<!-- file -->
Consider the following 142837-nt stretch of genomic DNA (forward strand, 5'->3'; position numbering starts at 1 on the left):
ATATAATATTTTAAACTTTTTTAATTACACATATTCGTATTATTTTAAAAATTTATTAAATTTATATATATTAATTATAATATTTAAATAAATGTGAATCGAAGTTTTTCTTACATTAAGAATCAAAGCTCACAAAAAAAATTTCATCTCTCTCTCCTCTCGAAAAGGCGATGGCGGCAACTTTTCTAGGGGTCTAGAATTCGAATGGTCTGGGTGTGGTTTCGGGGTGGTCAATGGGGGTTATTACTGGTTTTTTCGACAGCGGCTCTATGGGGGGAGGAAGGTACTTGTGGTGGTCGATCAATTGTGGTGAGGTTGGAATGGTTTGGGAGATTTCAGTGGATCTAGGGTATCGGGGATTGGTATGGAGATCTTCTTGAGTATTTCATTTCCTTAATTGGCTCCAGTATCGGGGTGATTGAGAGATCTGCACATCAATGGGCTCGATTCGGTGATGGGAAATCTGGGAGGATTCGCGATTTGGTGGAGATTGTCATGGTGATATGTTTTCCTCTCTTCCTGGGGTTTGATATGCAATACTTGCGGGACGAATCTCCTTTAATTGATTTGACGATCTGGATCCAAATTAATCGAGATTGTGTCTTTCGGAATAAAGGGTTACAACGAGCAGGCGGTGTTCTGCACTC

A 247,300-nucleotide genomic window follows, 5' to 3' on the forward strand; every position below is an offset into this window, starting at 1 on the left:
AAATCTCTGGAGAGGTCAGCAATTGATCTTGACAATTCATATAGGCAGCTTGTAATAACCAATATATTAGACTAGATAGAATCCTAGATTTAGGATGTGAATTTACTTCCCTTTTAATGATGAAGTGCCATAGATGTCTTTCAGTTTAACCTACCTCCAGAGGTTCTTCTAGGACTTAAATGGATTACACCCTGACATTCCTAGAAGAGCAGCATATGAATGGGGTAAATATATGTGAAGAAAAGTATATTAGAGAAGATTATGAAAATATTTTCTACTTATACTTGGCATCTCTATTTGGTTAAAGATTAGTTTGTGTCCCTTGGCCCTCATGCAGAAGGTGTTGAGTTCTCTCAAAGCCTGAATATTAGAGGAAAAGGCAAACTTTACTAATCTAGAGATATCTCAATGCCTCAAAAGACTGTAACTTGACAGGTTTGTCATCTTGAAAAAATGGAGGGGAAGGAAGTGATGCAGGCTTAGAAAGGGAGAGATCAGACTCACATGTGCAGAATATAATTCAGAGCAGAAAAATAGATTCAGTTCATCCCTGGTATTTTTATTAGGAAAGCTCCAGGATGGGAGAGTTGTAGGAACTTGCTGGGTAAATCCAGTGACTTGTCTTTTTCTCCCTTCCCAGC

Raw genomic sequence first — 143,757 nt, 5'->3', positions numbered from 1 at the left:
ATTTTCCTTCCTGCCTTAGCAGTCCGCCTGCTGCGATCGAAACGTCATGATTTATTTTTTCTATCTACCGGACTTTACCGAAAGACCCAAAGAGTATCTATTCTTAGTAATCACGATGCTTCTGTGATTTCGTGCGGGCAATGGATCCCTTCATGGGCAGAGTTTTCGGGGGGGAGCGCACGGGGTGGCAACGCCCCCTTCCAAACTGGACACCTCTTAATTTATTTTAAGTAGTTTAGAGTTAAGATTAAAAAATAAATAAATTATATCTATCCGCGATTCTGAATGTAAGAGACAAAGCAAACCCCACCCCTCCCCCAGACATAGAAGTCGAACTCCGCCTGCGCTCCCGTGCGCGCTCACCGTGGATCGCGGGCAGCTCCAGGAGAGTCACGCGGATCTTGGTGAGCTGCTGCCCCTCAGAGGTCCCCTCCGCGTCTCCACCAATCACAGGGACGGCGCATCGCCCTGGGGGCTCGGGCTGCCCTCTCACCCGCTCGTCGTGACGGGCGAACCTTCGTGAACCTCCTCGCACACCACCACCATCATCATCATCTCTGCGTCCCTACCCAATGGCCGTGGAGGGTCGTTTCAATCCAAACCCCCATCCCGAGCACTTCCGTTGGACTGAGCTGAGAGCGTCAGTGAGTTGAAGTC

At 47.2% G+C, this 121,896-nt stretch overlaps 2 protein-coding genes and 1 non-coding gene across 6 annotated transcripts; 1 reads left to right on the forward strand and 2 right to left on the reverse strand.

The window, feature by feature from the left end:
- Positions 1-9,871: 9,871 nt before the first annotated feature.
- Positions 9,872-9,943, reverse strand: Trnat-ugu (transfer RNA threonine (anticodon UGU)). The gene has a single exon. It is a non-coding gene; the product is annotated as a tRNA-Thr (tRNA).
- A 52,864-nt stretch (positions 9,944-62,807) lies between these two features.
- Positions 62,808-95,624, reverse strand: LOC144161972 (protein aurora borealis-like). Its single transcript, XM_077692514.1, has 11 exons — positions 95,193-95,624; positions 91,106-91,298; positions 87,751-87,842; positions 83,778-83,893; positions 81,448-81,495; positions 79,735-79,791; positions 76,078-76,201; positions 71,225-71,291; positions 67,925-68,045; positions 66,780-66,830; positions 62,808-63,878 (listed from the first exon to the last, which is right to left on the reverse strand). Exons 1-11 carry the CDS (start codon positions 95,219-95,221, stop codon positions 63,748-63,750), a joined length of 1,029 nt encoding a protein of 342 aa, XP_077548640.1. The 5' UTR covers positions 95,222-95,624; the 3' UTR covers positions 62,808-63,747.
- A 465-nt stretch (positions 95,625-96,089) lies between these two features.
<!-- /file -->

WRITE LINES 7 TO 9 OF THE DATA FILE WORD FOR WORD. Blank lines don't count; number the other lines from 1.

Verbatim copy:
At 47.2% G+C, this 121,896-nt stretch overlaps 2 protein-coding genes and 1 non-coding gene across 6 annotated transcripts; 1 reads left to right on the forward strand and 2 right to left on the reverse strand.

The window, feature by feature from the left end:
- Positions 1-9,871: 9,871 nt before the first annotated feature.